NEW YORK — The mass fragrance market has been lackluster for a year, but perfumery is paying dividends in a different format: Scented bath and body products.
Retailers report that bath items imbued with fragrances, especially fruity scents, are sparking impulse purchases and generating sales gains. The overall bestseller: peach.
“Fruity scents make it more fun to bathe, since they are less serious than traditional scents,” said industry fragrance consultant Ann Gottlieb. “Fruitier scents give more of an initial, bright burst than some of the others. That is what people want in bath products.”
Mass merchants have had growing expectations for bath and body products for the last several years, and WWD surveyed a group of drugstores to see what strategies are being mapped to give the category more weight.
While many retailers worry that the bath market has become overextended with a proliferation of lines and stockkeeping units, Eckerd Drug Co., based in Largo, Fla., is one chain that continues to register double-digit gains.
Most mass market chains merely squeezed bath sku’s into nooks and crannies in the store, but Eckerd went to the expense of redesigning its beauty department.
The bath and body department was moved from near the center of the store to shelves directly opposite cosmetics. To make space, Eckerd relocated the greeting card department.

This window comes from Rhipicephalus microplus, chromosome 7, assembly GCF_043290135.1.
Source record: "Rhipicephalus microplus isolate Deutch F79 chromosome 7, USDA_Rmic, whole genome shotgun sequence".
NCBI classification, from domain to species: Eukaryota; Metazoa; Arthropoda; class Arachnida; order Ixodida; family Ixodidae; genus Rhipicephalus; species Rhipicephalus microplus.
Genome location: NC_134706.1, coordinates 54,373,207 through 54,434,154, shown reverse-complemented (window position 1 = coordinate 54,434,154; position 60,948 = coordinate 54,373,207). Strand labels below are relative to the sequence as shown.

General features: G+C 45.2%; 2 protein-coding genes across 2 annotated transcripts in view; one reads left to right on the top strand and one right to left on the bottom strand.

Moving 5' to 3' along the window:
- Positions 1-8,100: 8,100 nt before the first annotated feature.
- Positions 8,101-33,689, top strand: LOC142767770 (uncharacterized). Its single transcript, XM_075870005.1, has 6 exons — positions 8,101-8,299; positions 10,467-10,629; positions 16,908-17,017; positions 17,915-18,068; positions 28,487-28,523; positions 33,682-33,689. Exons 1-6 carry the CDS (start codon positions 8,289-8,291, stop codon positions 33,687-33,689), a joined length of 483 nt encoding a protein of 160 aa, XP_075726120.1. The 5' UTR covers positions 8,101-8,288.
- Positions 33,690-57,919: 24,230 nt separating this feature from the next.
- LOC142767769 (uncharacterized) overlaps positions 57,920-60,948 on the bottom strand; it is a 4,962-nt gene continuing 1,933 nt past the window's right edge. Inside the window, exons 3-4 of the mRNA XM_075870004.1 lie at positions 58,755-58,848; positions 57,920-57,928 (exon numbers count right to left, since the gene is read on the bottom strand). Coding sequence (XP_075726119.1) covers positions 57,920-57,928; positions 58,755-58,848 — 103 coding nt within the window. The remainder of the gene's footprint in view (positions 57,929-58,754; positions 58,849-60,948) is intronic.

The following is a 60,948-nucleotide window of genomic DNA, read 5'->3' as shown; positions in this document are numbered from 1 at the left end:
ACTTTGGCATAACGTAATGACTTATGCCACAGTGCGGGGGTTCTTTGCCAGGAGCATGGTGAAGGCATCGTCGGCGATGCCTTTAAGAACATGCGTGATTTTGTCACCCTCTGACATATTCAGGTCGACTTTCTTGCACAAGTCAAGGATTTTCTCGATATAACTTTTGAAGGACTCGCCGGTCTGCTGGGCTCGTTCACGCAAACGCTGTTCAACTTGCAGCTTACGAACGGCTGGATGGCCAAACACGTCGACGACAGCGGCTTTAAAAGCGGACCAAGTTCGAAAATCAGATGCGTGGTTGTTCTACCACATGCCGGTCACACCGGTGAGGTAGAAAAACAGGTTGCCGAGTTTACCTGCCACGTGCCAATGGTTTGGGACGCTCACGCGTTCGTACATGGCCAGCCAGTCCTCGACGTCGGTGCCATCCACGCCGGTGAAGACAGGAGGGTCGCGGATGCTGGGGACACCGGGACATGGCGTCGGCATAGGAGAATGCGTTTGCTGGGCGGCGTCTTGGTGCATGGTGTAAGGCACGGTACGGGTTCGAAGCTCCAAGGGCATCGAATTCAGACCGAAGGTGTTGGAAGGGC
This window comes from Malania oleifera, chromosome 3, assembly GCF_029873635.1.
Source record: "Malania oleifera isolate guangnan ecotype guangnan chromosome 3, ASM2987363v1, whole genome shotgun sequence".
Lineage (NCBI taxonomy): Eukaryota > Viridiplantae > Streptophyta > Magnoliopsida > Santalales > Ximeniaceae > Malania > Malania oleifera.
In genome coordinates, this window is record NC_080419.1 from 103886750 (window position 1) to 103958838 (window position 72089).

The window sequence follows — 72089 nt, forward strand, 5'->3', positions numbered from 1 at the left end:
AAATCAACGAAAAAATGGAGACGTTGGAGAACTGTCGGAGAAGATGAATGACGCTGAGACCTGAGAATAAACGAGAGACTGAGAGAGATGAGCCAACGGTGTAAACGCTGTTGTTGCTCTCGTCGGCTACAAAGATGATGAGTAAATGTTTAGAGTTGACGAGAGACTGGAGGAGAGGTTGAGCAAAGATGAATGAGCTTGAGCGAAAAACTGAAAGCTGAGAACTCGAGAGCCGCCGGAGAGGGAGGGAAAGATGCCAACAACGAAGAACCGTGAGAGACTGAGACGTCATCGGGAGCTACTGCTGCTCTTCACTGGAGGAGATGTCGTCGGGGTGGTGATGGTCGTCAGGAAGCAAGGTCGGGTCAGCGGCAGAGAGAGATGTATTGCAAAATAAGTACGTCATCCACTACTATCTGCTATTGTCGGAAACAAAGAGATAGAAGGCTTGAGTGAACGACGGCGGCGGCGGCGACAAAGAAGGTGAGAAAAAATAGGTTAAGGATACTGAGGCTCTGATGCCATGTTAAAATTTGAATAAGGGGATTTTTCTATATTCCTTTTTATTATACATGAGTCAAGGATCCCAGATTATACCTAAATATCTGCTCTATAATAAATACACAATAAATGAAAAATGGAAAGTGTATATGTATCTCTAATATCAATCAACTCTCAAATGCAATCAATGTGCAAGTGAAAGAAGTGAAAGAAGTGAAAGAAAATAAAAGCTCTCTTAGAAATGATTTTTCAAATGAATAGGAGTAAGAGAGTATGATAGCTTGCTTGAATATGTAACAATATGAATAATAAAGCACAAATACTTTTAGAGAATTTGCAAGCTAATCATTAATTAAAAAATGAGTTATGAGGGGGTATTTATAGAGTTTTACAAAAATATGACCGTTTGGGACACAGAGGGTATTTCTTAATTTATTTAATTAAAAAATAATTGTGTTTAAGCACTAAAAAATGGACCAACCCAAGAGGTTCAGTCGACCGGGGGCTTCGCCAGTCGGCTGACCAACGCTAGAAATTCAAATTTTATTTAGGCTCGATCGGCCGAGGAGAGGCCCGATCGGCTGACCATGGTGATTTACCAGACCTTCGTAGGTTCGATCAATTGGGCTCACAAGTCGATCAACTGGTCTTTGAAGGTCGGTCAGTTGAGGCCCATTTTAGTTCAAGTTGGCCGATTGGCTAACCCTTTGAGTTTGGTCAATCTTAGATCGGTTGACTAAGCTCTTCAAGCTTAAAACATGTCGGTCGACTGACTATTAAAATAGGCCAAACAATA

“We’ve given it great real estate in a prominent spot,” said Carol Allman, group director of the drugstore chain.
F&M Distributors, based in Warren, Mich., is attempting to beat its competition by stocking an unusually wide assortment of mass market merchandise — from color cosmetics to bath and body products.
Atlanta’s Big B is banking on convenience by prominently featuring bath departments at the front of its stores. Cosmetic Center of Savage, Md., is counting on its fancy, black Formica fragrance and cosmetics bars to draw customers to its bath and body assortments.
The newly renovated Cosmetic Center in Fairfax, Va., features the revamped bar, which stocks 8,000 products and runs the 60-foot length of the store. It also features gold trim and is smack in the middle of the selling space.
The cosmetics bar prototype also carries a more visible bath and body products area. It is now in eight stores and getting kudos from analysts.
France’s L’Herbier, which stocks a wide variety of all-natural bath and body items, is bent on expanding into the U.S. with more freestanding units.
Meanwhile, Village Pharmacy of Dallas is doing a brisk business with a wide variety of prestige cosmetics brands and unusual beauty lines from Europe.
“We’re seeing the most growth in the treatment, bath and nail categories,” said beauty buyer Wilhelmina Von Heflick. “People want to take good care of themselves. And they’re making the bath like a spa, which is therapeutic, with stress levels running so high.”